For fully two years now, University of Illinois trustees have endured the impatient abuse of partisans on both sides as they quietly held to an elusive course of seeking "consensus" on the future of Chief Illiniwek.
And the journey was made none the easier by the abrupt intervention of the NCAA.
Today is the final day of Illinois' fiscal year, just an ordinary day for most people but a big day for the accountants, agency heads and legislators who keep an eye on state finances. By every account, because of a healthy economy, this has been a very good fiscal year. Through May, the Illinois Commission on Government Forecasting and Accountability found, revenue into state government was up $1.1 billion, or nearly 5 percent, from the year before. Leading the way was a remarkable 18.4 percent jump in corporate income tax receipts. The two other major revenue sources – personal income tax and sales tax receipts – were up more than 7 percent.
A few weeks ago, the Champaign County Freedom Celebration Committee – the all-volunteer group that hosts the local Independence Day race, parade, evening entertainment and fireworks show – mailed out more than 57,000 fundraising letters. So far, only about 1,100 have come back with contributions.
Expenses, especially insurance, are up. But contributions to the Freedom Celebration Committee are actually down so far this year, despite growth in the community and a healthy economy. "We try to keep our budget to about $85,000 every year," said Tom Heinhorst, who has served as the committee's treasurer almost every year since 1972. "But it's getting to the point where we might have to take a hard look at what we do with our parade and our fireworks show."
About the only good thing that can be said about a U.S. Supreme Court decision on Vermont's campaign finance law is that it struck down preposterously low limits on amounts of money that electoral candidates may spend and that donors may contribute.
Other than that, the court's decision is a complete hash that surely raises many more questions than it answers.
The U.S. House of Representatives last week approved modified line-item veto authority for the president, sending the legislation on to the Senate for further action.
The Illinois State Fair lost $3.3 million last year, an audit by Illinois Auditor General William Holland has found.
That, unfortunately, is nothing new. The Springfield fair lost $3.2 million in 2003 and $3.8 million in 2004. And that's on top of similar losses at the DuQuoin State Fair, also overseen by the Illinois Department of Agriculture.
Aside from some churches, Champaign's city government and The News-Gazette, no institution has been in downtown Champaign longer than Christie Clinic. But after 77 years in Champaign's central core, Christie is moving out to the city's fringes.
Aside from the historical significance, the clinic's move is a loss for downtown. It means fewer Christie employees and patients coming downtown, making use of banks, shops and restaurants. It means fewer people feeding the city's parking meters. It means, overall, the loss of more than 1,000 people downtown every day.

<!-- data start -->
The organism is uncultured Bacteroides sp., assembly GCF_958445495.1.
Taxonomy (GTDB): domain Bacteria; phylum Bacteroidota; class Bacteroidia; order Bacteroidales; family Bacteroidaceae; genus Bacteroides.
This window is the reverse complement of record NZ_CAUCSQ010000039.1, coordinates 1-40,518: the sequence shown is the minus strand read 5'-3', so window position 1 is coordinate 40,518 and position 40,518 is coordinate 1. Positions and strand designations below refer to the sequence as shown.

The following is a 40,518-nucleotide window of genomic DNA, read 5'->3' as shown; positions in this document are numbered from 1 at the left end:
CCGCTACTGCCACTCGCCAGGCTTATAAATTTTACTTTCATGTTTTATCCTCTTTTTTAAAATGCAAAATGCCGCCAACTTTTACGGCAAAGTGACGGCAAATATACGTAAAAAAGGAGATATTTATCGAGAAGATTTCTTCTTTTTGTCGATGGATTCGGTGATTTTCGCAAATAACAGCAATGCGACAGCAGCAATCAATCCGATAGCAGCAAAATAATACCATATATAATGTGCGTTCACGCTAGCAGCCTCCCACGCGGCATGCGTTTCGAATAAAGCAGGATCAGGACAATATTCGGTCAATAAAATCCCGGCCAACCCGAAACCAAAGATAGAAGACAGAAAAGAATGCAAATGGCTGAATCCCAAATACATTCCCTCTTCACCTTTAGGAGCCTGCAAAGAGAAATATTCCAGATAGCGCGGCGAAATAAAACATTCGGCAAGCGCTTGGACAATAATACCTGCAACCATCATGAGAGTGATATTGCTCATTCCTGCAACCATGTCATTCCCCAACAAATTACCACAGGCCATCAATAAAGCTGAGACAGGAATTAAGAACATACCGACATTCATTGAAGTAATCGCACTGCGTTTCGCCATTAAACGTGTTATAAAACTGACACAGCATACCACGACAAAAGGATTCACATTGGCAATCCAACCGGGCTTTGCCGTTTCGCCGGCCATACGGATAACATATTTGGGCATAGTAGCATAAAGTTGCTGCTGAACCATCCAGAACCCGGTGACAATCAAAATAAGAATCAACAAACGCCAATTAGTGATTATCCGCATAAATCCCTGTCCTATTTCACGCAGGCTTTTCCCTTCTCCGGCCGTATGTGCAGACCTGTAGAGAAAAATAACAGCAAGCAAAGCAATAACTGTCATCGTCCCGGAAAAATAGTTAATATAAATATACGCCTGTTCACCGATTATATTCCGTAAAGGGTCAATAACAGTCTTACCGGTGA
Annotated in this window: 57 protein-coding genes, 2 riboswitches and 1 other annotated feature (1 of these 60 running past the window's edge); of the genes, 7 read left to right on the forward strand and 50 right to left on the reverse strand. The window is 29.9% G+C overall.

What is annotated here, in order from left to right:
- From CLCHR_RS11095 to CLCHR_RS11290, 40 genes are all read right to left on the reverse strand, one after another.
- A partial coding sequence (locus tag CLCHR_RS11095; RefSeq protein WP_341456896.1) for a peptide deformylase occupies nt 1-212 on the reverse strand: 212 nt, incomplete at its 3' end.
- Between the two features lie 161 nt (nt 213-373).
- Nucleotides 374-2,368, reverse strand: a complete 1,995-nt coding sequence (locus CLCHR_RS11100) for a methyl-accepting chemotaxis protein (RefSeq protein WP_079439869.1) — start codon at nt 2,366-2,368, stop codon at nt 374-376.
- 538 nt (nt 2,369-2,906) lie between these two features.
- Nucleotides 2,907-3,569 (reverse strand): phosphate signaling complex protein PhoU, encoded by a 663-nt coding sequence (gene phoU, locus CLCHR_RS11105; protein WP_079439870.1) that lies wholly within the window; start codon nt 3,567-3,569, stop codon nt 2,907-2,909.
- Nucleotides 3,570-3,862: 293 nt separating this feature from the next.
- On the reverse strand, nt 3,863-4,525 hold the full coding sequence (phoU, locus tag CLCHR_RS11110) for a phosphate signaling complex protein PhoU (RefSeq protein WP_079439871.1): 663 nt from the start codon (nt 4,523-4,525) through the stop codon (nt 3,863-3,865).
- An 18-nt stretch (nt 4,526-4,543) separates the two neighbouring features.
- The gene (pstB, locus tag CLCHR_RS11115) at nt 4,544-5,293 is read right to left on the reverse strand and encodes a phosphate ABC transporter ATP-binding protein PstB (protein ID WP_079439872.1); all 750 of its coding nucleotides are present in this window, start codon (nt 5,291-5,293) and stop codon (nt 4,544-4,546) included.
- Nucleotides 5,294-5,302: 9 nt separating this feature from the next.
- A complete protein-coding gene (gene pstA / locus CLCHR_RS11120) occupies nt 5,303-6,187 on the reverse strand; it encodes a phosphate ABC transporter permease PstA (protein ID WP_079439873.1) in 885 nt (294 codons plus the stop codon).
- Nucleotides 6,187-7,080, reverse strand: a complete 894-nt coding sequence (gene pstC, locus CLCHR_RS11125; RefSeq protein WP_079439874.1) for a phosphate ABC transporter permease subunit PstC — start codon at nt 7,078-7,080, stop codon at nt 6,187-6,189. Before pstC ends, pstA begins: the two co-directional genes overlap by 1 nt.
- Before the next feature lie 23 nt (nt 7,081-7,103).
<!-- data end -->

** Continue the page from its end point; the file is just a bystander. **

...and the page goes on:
Billy Morrow Jackson, like many of those who lived through the Depression years and World War II, had an interesting life. And because he was an artist, and a very good one, he was able to bring great perspective to all the things he saw and experienced in his 80 years.
Mr. Jackson, who died on June 16, was born in Kansas City, Mo. Undoubtedly that is where he developed his appreciation for the prairie – a place that others, including artists, look at and scoff. What beauty can there be, they say, in something so flat, so monotonous, so stark, so simple? Yet Mr. Jackson saw in the Champaign County landscape something that others didn't. He saw light and life and water and color and big skies, even when they are gray, that tell a great story. Those paintings titled "Philo Bound" and "Broadlands" and "South of Sidney" told historical tales about hard work and hard lives and determination and the beauty and the power of nature.
It's not exactly a display of buyer's remorse, but the mayors of both Champaign and Urbana continue to express new ideas about the specifics of implementing the public smoking bans recently approved by their respective city councils.
Urbana Mayor Laurel Prussing announced that she wants to change the effective date of her city's smoke ban to Jan. 1 both for bars and restaurants. The Urbana City Council earlier set separate effective dates for restaurants and bars, Aug. 1 for restaurants and Jan. 1 for bars.
Danville native Joe Tanner is scheduled to return to space this summer, perhaps as early as August. The people of East Central Illinois join him in hoping for another safe and productive flight.
Joe Tanner – Danville native, University of Illinois graduate and veteran of three NASA missions and more than 31 days in outer space – is slated to go back for more in August. That's good news not only for Tanner's admirers but also for those who want to see the United States get back into space exploration.